This guidance – valid during the coronavirus pandemic – is for health and social care staff who are caring for, or treating, a person who lacks the relevant mental capacity.

Here is a summary of the key points from the guidance:

  • This guidance is only valid during the COVID-19 pandemic and applies to those caring for adults who lack the relevant mental capacity to consent to their care and treatment. The guidance applies until withdrawn by the Department of Health and Social Care. During the pandemic, the principles of the MCA and the safeguards provided by DoLS still apply.
  • Decision makers in hospitals and care homes, and those acting for supervisory bodies will need to take a proportionate approach to all applications, including those made before and during the pandemic. Any decisions must be taken specifically for each person and not for groups of people.
  • Where life-saving treatment is being provided, including for the treatment of COVID-19, then the person will not be deprived of liberty as long as the treatment is the same as would normally be given to any person without a mental disorder. The DoLS will therefore not apply.
  • It may be necessary, for a number of reasons, to change the usual care and treatment arrangements of somebody who lacks the relevant mental capacity to consent to such changes.
  • In most cases, changes to a person’s care or treatment in these scenarios will not constitute a new deprivation of liberty, and a DoLS authorisation will not be required. Care and treatment should continue to be provided in the person’s best interests.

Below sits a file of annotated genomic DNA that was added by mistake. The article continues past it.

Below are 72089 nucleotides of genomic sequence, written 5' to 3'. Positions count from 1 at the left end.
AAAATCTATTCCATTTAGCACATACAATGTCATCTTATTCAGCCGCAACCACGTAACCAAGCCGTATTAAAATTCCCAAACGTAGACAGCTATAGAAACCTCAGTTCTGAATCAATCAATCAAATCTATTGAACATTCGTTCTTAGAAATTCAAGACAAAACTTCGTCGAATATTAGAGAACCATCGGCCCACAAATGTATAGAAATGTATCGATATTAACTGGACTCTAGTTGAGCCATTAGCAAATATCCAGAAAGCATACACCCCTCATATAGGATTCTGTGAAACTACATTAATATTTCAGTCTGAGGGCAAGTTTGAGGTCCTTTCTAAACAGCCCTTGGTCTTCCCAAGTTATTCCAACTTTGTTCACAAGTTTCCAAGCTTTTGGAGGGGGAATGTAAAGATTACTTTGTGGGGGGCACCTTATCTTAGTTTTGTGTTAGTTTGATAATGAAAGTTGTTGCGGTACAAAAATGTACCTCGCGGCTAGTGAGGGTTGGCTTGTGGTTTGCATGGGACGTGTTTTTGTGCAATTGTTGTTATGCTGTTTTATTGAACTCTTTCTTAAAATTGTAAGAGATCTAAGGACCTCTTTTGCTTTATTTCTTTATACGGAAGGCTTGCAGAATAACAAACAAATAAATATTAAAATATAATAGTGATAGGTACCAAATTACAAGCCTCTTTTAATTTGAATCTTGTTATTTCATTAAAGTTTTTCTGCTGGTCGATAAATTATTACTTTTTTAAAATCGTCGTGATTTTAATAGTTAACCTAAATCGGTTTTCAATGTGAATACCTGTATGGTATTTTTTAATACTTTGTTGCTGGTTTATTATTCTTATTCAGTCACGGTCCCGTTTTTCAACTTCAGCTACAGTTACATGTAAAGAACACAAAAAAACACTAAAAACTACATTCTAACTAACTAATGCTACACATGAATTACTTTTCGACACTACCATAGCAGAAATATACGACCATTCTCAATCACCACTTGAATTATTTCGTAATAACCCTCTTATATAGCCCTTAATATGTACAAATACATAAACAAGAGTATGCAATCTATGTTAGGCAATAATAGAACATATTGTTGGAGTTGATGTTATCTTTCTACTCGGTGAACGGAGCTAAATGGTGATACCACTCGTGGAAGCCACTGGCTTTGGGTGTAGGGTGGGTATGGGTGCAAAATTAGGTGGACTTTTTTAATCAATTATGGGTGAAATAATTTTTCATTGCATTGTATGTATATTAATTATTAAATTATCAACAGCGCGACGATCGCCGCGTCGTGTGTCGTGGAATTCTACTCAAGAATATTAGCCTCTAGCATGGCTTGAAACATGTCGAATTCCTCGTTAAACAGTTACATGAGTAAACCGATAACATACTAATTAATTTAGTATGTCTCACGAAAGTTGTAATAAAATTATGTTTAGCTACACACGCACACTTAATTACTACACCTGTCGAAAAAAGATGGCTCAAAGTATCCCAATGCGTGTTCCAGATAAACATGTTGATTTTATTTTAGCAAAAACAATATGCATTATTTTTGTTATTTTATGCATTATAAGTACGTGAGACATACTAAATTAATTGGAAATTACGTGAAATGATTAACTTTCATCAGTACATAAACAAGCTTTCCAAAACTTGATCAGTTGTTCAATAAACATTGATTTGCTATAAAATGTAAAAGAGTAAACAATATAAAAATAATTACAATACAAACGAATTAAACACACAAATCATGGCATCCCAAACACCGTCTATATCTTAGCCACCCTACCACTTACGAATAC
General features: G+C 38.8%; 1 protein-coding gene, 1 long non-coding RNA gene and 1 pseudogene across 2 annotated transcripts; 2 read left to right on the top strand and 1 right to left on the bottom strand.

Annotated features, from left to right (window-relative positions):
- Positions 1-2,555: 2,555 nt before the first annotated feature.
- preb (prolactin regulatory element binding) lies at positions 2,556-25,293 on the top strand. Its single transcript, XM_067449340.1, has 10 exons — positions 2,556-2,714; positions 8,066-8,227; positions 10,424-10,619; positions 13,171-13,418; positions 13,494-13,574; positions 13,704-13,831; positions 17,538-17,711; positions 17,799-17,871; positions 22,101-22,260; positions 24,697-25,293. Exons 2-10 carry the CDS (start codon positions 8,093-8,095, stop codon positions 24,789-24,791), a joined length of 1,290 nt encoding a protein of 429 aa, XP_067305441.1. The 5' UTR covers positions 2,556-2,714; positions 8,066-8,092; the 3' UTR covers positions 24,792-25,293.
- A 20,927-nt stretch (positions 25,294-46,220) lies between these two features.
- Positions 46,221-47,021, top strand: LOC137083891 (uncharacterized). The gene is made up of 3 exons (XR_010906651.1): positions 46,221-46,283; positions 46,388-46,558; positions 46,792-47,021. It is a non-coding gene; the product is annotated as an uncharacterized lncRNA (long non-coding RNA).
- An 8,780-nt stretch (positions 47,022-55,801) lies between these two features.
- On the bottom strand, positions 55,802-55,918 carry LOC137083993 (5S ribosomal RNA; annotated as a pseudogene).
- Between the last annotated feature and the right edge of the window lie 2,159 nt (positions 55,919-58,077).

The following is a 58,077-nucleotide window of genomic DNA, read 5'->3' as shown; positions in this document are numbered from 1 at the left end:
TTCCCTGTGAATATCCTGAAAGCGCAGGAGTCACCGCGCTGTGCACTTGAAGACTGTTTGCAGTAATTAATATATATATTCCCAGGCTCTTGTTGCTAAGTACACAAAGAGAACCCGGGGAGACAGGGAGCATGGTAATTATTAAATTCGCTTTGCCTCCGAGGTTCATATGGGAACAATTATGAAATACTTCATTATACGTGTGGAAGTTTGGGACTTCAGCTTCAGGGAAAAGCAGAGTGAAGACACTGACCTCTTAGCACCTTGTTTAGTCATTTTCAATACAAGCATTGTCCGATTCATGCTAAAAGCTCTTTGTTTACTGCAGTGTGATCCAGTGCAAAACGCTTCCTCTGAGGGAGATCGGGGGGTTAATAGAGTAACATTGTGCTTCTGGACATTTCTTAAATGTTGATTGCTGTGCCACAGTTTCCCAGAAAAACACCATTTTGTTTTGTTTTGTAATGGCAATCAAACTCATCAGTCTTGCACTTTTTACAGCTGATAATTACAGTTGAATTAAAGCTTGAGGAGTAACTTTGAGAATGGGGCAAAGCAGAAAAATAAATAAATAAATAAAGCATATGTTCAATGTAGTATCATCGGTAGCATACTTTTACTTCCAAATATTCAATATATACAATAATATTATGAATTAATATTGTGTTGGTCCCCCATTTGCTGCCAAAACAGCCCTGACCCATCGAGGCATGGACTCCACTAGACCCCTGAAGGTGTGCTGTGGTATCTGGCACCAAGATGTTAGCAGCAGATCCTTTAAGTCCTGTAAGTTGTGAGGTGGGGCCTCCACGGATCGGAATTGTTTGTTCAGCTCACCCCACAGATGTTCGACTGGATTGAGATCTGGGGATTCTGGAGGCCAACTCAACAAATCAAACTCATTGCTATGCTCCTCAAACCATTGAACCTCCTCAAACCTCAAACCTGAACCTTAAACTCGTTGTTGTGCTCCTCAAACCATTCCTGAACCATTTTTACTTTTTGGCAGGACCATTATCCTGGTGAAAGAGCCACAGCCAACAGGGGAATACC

• In many scenarios created or affected by the pandemic, decision makers in hospitals and care homes will need to decide: (a) If new arrangements constitute a ‘deprivation of liberty’ (most will not). (b) If the new measures do amount to a deprivation of liberty, whether a new DoLS authorisation may be required (in many cases it will not be).
  • This guidance will help decision makers to make these decisions quickly and safely, whilst keeping the person at the centre of the process.
  • If a new authorisation is required, decision makers should follow their usual DoLS processes, including those for urgent authorisations. There is a shortened Urgent Authorisation form within the guidance which can be used during this emergency period.
  • Supervisory bodies who consider DoLS applications and arrange assessments should continue to prioritise DoLS cases using standard prioritisation processes first.
  • DoLS assessors should not visit care homes or hospitals unless a face-to-face visit is essential. Previous assessments can also be considered as relevant evidence to help inform the new assessments.